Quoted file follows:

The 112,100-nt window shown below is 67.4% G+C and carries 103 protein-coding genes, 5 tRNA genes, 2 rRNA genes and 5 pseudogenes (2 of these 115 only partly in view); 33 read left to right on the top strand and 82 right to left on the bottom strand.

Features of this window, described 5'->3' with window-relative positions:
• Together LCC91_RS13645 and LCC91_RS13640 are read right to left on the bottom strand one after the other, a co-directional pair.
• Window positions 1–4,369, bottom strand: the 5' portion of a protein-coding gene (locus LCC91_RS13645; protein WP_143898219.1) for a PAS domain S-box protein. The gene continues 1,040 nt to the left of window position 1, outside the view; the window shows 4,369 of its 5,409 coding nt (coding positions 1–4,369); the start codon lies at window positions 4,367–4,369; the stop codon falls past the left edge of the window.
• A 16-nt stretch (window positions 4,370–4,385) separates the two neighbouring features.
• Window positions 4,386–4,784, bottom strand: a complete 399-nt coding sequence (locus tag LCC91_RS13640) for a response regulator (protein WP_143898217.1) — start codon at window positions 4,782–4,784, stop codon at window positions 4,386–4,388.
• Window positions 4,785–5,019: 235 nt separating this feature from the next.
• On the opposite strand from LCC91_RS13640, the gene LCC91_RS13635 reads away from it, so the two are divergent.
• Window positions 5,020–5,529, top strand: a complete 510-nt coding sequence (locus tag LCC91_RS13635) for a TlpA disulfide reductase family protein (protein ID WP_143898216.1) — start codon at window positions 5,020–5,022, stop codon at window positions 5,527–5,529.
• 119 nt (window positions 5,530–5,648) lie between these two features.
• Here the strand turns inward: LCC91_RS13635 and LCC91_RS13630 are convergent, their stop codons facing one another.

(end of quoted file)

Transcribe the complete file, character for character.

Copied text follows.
The 112,100-nt window shown below is 67.4% G+C and carries 103 protein-coding genes, 5 tRNA genes, 2 rRNA genes and 5 pseudogenes (2 of these 115 only partly in view); 33 read left to right on the top strand and 82 right to left on the bottom strand.

Features of this window, described 5'->3' with window-relative positions:
• Together LCC91_RS13645 and LCC91_RS13640 are read right to left on the bottom strand one after the other, a co-directional pair.
• Window positions 1–4,369, bottom strand: the 5' portion of a protein-coding gene (locus LCC91_RS13645; protein WP_143898219.1) for a PAS domain S-box protein. The gene continues 1,040 nt to the left of window position 1, outside the view; the window shows 4,369 of its 5,409 coding nt (coding positions 1–4,369); the start codon lies at window positions 4,367–4,369; the stop codon falls past the left edge of the window.
• A 16-nt stretch (window positions 4,370–4,385) separates the two neighbouring features.
• Window positions 4,386–4,784, bottom strand: a complete 399-nt coding sequence (locus tag LCC91_RS13640) for a response regulator (protein WP_143898217.1) — start codon at window positions 4,782–4,784, stop codon at window positions 4,386–4,388.
• Window positions 4,785–5,019: 235 nt separating this feature from the next.
• On the opposite strand from LCC91_RS13640, the gene LCC91_RS13635 reads away from it, so the two are divergent.
• Window positions 5,020–5,529, top strand: a complete 510-nt coding sequence (locus tag LCC91_RS13635) for a TlpA disulfide reductase family protein (protein ID WP_143898216.1) — start codon at window positions 5,020–5,022, stop codon at window positions 5,527–5,529.
• 119 nt (window positions 5,530–5,648) lie between these two features.
• Here the strand turns inward: LCC91_RS13635 and LCC91_RS13630 are convergent, their stop codons facing one another.